Tuesday, December 29, 2009

medical marijuana and the workplace

The Press-Enterprise

It could be the classic quandary for a company: They want to hire a new
employee but the person has failed a pre-employment drug test. Then he
or she produces a legally obtained prescription to use marijuana.

Despite the growth of marijuana dispensaries and the willingness of some
physicians to prescribe the drug for medical reasons -- and despite the
tendency for California to side with employees in workplace issues --
the law is not on the side of people who use the drug.

Riverside's first marijuana dispensary opened less than a month ago and
there are about 1,000 such businesses in Los Angeles alone, so the issue
could come up more often.

A 2008 decision by the California Supreme Court found that a company
would be within its right to not hire someone or terminate an employee
whose drug test came up positive for marijuana, even if that use did not
violate state law.

That case was brought by Gary Ross, a U.S. Air Force veteran who was
hired to work as a systems administrator at RagingWire
Telecommunications Inc., a Sacramento company, in 2001. Several days
later, his drug test revealed the active ingredient for
doctor-prescribed marijuana in his system and he was fired.

Ross, who suffered from chronic back pain, sued RagingWire. He claimed
he was being legally treated for a disability, which would entitle him
to protection under California's Fair Employment and Housing Act, which
protects people from being fired because of ailments.

According to court documents, he said neither his back pain nor the
marijuana affected his ability to do his job.

"Just as it would violate the FEHA to fire an employee who uses insulin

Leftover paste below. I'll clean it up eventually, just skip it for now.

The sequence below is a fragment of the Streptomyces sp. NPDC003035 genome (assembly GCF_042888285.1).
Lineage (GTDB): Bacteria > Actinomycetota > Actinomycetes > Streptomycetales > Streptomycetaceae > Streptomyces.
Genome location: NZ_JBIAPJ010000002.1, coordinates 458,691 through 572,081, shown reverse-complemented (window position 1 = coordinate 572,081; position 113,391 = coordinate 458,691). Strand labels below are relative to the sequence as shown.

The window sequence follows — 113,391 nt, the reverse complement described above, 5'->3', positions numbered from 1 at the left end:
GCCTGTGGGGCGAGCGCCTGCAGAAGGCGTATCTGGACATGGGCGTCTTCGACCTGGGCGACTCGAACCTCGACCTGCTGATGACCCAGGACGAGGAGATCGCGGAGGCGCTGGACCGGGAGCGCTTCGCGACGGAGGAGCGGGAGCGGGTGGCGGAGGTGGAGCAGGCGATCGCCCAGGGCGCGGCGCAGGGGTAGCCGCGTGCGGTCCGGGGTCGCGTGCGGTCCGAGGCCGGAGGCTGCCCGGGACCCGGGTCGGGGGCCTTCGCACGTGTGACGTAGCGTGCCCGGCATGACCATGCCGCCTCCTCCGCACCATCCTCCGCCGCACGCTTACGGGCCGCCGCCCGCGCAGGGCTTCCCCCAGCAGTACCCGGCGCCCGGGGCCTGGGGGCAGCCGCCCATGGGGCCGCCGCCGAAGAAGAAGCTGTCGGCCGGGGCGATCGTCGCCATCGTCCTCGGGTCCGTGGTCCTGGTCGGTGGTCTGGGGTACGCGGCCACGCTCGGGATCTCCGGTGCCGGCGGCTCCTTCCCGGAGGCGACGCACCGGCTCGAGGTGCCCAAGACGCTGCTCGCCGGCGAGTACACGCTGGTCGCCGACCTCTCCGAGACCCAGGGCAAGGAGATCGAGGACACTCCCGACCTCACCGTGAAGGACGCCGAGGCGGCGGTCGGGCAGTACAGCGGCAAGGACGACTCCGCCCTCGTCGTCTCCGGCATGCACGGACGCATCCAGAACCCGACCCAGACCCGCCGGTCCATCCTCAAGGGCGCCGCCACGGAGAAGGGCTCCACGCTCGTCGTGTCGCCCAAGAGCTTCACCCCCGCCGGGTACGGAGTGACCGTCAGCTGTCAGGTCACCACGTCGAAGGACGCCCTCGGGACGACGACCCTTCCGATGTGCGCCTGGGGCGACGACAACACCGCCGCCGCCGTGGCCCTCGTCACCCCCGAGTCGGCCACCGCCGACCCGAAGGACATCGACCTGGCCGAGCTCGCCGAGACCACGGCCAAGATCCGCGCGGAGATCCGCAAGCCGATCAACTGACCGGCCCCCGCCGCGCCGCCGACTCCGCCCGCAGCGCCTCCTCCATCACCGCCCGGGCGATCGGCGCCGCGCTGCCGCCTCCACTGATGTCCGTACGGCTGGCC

or Zoloft, it violates the statute to terminate an employee who uses a
medicine deemed legal by the California electorate," Ross argued in
court documents.

California's workplace rules, in areas including overtime, sexual
harassment and break time, tend to favor workers over employers.

But the court ruled that marijuana, despite the 1996 voter initiative
that allows its medicinal use in California, is still considered an
illegal drug. The laws that cover workplace fairness do not require
employers to accommodate users and the 1996 Compassionate Use Act only
protects users against criminal prosecution.

"The Compassionate Use Act has to do with treatment of medical problems,
but it wasn't intended to change the relationship between employers and
employees," said Nate Kowalski, who practices employment law for the
Cerritos-based firm Atkinson, Andelson, Loya, Ruud & Romo.

Employers generally support the state court's decision, but many agree
it is an interesting dilemma.

"With our industry it's mandatory," said Valerie Liese, president of
Ontario-based Jack Jones Trucking. "We have the safety of the public in
our hands and I would not be able to have someone in that situation
working for me."

Max Arbolida, vice president for employee relations at San
Bernardino-based Arrrowhead Credit Union, has worked as a human
resources official for 25 years, which includes tenures at an aerospace
company and a nuclear power plant.

Arbolida said that, speaking strictly as a human resources expert, an
employer has a right to expect clear-headed workers.

But Ross, the plaintiff who sued his employer in 2001, told the Supreme
Court that he has continued to work in the telecommunications field and
has performed satisfactorily, court documents show.

That is a point that is often left out of this debate, said Allen St.
Pierre, executive director of the National Organizations for the Reform
of Marijuana Laws, because most of the drug use in question does not
happen on the job, and marijuana can remain in a body's system for a
month or more.

"No one wants to see employees impaired," St. Pierre said. "But a urine
test doesn't measure impairment, it just measures past use."

Lanny Swerdlow, a registered nurse and medical marijuana activist who
last year opened a clinic in Riverside where patients can get
prescriptions, said he's not aware of any legal challenges to the

He said the only possible avenue for an appeal would be applying the
federal Americans with Disabilities Act.

"That would probably take years," Swerdlow said.


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